Tetra Pak DRS0085
Supplementary written evidence from Tetra Pak
Tetra Pak believes there are three key pillars to addressing the environmental challenges that we face; climate change, the circular economy and biodiversity. The three are interlinked and interdependent, which is why we believe in a low carbon circular economy to drive the transition to low carbon, renewable materials, and with sustainable sourcing through certification, protecting biodiversity. Tetra Pak is determined to play its part in each of these areas through innovation to drive the creation of new, more sustainable materials and practices in the packaging sector.
In parallel to this, governments should set a policy direction and framework which supports wider climate goals. We believe that the Deposit Return Scheme (DRS) is an opportunity for the UK Government to do exactly this and take a significant step towards realising its ambitions to achieve a truly circular economy, tackle climate change, and reach net zero.
The Government should be ambitious, creating an ‘all-in’ DRS that includes as wide a range of materials as possible, including carton packages. Limiting the scope of the scheme would be a missed opportunity, and as we discussed harder to include later.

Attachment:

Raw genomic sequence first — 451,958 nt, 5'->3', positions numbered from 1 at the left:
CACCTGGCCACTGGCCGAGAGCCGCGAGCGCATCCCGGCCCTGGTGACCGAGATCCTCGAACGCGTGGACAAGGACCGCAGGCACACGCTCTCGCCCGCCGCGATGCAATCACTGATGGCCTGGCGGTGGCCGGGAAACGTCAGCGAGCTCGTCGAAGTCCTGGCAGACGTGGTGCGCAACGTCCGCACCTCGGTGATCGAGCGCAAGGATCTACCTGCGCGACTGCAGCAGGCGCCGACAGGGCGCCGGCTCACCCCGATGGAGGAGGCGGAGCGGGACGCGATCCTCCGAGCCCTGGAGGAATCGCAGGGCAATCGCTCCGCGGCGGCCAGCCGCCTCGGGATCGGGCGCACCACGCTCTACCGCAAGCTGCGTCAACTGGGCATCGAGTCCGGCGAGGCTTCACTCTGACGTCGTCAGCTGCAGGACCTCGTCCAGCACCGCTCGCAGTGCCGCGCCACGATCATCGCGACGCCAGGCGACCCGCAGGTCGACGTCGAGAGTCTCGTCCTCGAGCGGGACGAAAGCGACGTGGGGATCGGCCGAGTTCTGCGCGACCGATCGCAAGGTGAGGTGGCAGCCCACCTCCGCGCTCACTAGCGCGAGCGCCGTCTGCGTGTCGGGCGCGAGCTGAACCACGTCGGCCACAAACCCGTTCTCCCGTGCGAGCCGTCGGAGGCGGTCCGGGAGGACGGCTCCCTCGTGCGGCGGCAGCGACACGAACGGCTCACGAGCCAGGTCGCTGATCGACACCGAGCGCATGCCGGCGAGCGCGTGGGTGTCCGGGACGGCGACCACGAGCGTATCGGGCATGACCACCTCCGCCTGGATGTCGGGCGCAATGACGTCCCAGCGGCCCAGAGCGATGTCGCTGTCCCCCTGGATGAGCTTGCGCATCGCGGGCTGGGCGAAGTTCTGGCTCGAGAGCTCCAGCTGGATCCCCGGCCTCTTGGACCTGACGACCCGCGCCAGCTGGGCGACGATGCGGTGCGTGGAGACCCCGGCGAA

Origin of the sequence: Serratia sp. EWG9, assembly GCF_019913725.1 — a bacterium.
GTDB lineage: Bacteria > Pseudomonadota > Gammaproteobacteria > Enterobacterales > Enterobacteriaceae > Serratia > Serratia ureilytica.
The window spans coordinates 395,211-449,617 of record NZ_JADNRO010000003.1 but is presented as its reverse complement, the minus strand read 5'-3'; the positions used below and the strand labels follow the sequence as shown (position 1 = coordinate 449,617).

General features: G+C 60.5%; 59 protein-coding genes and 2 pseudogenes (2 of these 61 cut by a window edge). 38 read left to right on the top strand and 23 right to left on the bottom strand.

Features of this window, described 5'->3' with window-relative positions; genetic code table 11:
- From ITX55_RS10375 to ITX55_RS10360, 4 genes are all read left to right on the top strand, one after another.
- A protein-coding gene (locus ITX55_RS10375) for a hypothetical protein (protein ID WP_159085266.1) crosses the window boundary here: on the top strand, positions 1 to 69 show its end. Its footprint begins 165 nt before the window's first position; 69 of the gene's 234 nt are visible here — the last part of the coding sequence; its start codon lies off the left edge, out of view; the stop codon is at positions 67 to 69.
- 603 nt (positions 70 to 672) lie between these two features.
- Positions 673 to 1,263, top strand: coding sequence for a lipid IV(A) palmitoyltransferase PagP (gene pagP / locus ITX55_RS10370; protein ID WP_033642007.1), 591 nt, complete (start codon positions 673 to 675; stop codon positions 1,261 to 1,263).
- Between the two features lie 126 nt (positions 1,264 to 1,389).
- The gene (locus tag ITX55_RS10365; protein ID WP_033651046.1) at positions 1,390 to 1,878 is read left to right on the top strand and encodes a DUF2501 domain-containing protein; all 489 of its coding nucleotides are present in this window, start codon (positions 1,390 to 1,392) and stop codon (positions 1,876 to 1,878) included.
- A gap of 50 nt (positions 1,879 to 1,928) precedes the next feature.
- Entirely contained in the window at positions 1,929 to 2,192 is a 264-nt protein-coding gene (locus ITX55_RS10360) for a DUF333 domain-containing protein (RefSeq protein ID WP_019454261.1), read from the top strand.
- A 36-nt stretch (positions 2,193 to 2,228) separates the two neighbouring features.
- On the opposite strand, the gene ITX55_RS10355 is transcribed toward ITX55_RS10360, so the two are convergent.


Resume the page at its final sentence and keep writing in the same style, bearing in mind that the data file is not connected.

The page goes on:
Why an ‘all in’ DRS is critical from the outset
Introducing a limited DRS would demonstrate a lack of ambition to tackle climate change and create a circular economy. Even if you added materials later, you would lose out on the carbon reduction benefit of those materials being include from the beginning.
In addition, retrofitting an existing scheme is a far more expensive way to include materials like carton packages, and widening the pool of materials included from the start lowers the overall costs of the system. Assuming a 90% collection rate, increasing the amount of material included in the DRS by 10% would decrease the fixed costs per item of packaging by approximately 0.23p according to our analysis based on a study by Deloitte (Analysis of introduction deposit system for packaging in Poland 2017), and a Slovakian deposit study by EKOS and Envi-Pak (‘Czechia deposit study by Eko-Kom; Reloop global deposit overview (2018)’.